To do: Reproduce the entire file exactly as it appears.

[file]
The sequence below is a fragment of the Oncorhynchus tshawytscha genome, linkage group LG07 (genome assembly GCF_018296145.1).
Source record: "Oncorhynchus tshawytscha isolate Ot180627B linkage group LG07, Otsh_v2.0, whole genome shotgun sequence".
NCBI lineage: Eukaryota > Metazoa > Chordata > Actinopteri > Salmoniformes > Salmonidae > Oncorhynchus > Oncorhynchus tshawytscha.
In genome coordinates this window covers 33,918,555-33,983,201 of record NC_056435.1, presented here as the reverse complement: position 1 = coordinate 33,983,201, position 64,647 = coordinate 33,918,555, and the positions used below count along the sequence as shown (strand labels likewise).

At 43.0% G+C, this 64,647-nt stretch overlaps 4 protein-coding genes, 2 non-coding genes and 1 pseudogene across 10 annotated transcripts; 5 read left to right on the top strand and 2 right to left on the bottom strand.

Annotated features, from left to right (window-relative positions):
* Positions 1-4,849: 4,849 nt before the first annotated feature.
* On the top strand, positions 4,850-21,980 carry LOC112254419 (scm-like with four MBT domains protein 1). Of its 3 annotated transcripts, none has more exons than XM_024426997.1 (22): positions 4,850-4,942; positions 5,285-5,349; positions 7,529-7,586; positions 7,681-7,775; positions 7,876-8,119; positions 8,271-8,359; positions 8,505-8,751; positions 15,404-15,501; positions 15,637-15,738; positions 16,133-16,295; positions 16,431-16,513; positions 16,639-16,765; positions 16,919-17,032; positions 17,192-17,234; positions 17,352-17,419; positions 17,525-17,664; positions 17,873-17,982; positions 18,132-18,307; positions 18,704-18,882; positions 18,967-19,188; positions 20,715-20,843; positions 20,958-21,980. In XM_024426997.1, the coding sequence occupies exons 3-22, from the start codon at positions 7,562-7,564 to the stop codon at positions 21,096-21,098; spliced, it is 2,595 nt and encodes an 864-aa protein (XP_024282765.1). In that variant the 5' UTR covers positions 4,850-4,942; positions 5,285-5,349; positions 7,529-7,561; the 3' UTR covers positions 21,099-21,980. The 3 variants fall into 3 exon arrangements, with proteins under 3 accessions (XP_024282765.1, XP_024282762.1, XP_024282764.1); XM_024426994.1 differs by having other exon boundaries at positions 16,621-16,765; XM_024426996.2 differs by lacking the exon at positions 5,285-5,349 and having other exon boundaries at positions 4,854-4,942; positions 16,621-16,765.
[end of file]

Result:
The sequence below is a fragment of the Oncorhynchus tshawytscha genome, linkage group LG07 (genome assembly GCF_018296145.1).
Source record: "Oncorhynchus tshawytscha isolate Ot180627B linkage group LG07, Otsh_v2.0, whole genome shotgun sequence".
NCBI lineage: Eukaryota > Metazoa > Chordata > Actinopteri > Salmoniformes > Salmonidae > Oncorhynchus > Oncorhynchus tshawytscha.
In genome coordinates this window covers 33,918,555-33,983,201 of record NC_056435.1, presented here as the reverse complement: position 1 = coordinate 33,983,201, position 64,647 = coordinate 33,918,555, and the positions used below count along the sequence as shown (strand labels likewise).

At 43.0% G+C, this 64,647-nt stretch overlaps 4 protein-coding genes, 2 non-coding genes and 1 pseudogene across 10 annotated transcripts; 5 read left to right on the top strand and 2 right to left on the bottom strand.

Annotated features, from left to right (window-relative positions):
* Positions 1-4,849: 4,849 nt before the first annotated feature.
* On the top strand, positions 4,850-21,980 carry LOC112254419 (scm-like with four MBT domains protein 1). Of its 3 annotated transcripts, none has more exons than XM_024426997.1 (22): positions 4,850-4,942; positions 5,285-5,349; positions 7,529-7,586; positions 7,681-7,775; positions 7,876-8,119; positions 8,271-8,359; positions 8,505-8,751; positions 15,404-15,501; positions 15,637-15,738; positions 16,133-16,295; positions 16,431-16,513; positions 16,639-16,765; positions 16,919-17,032; positions 17,192-17,234; positions 17,352-17,419; positions 17,525-17,664; positions 17,873-17,982; positions 18,132-18,307; positions 18,704-18,882; positions 18,967-19,188; positions 20,715-20,843; positions 20,958-21,980. In XM_024426997.1, the coding sequence occupies exons 3-22, from the start codon at positions 7,562-7,564 to the stop codon at positions 21,096-21,098; spliced, it is 2,595 nt and encodes an 864-aa protein (XP_024282765.1). In that variant the 5' UTR covers positions 4,850-4,942; positions 5,285-5,349; positions 7,529-7,561; the 3' UTR covers positions 21,099-21,980. The 3 variants fall into 3 exon arrangements, with proteins under 3 accessions (XP_024282765.1, XP_024282762.1, XP_024282764.1); XM_024426994.1 differs by having other exon boundaries at positions 16,621-16,765; XM_024426996.2 differs by lacking the exon at positions 5,285-5,349 and having other exon boundaries at positions 4,854-4,942; positions 16,621-16,765.